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Feb 23, 2021

Scotia tops Q1 estimates despite 35% plunge in international banking profit

BMO, Scotiabank smash analyst estimates in Q1

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Bank of Nova Scotia managed to beat profit expectations in its fiscal first quarter despite suffering a significant decline in earnings from its international banking operations.

The bank's net income for the three months ending Jan. 31 inched up to $2.39 billion from $2.33 billion a year earlier. On an adjusted basis, Scotia's profit rose three per cent to $1.88 per share; analysts, on average were expecting $1.57.

BNN Bloomberg interviews Scotiabank CEO Brian Porter today at 9:40 a.m. ET/6:40 a.m. PT.

Scotia  — which is often billed as Canada's most international bank — was held back by that title in the latest quarter as the bank's adjusted profit from overseas operations tumbled 35 per cent year-over-year to $398 million. Scotia listed a range of factors, including higher credit-loss provisions and an extra month of results from its Mexican unit a year earlier, as contributing to the division's profit erosion.

Credit Suisse Analyst Mike Rizvanovic pointed out in a report to clients that Scotia’s international operations showed sequential profit improvement. However, he noted the division “remains a near-term concern, in our view, despite modest improvement [compared to the fourth quarter].” The bank's total profit benefitted from improved overall credit quality in the latest quarter as provisions for bank-wide loans that could go bad fell to $764 million from $1.13 billion in the fiscal fourth quarter.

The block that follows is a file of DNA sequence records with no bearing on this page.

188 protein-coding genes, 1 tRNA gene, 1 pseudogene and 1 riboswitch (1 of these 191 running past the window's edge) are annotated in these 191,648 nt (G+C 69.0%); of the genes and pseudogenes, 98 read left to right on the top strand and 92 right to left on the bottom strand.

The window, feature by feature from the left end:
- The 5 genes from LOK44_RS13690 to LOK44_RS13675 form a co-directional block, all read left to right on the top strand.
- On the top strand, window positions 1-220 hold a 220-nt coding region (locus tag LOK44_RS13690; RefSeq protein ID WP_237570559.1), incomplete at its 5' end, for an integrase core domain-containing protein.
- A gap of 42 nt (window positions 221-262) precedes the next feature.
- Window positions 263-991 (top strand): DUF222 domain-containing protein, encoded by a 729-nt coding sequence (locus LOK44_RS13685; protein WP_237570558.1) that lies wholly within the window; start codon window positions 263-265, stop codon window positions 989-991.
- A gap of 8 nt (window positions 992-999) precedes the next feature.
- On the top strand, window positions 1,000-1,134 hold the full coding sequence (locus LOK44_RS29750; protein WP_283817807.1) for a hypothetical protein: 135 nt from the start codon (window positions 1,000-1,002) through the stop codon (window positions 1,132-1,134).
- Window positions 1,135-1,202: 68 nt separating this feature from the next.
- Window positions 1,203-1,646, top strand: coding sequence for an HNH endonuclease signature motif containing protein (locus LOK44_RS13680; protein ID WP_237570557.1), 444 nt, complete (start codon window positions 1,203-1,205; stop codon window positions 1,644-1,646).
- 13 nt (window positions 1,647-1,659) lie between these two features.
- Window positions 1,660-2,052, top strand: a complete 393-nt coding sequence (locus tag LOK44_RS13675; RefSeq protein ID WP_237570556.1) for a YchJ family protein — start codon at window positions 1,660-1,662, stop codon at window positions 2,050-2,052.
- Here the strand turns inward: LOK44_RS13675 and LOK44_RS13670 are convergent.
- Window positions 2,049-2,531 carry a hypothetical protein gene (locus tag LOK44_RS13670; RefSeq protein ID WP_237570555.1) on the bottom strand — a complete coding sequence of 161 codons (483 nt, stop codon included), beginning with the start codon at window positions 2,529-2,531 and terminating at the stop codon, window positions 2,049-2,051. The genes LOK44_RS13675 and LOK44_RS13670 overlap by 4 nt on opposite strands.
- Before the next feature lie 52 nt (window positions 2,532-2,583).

Scotia's domestic bread-and-butter Canadian banking operations posted slim profit growth in the latest quarter as adjusted earnings rose one per cent year-over-year to $915 million.

Traders and investment bankers stood out in the quarter, as profit from Scotia’s Global Banking and Markets operations surged 46 per cent to $543 million. 

Wealth management was also a significant profit driver in the period, as net income in that unit jumped 37 per cent to $418 million. Scotia attributed the gains to higher mutual fund and performance fees.

"Our common equity Tier 1 capital ratio of 12.2 per cent provides us with additional flexibility for capital deployment in the future. We also witnessed continued strength in digital adoption across all our core markets. As we emerge from the pandemic, I am confident of continued strong performance across the bank," said CEO Brian Porter in a release.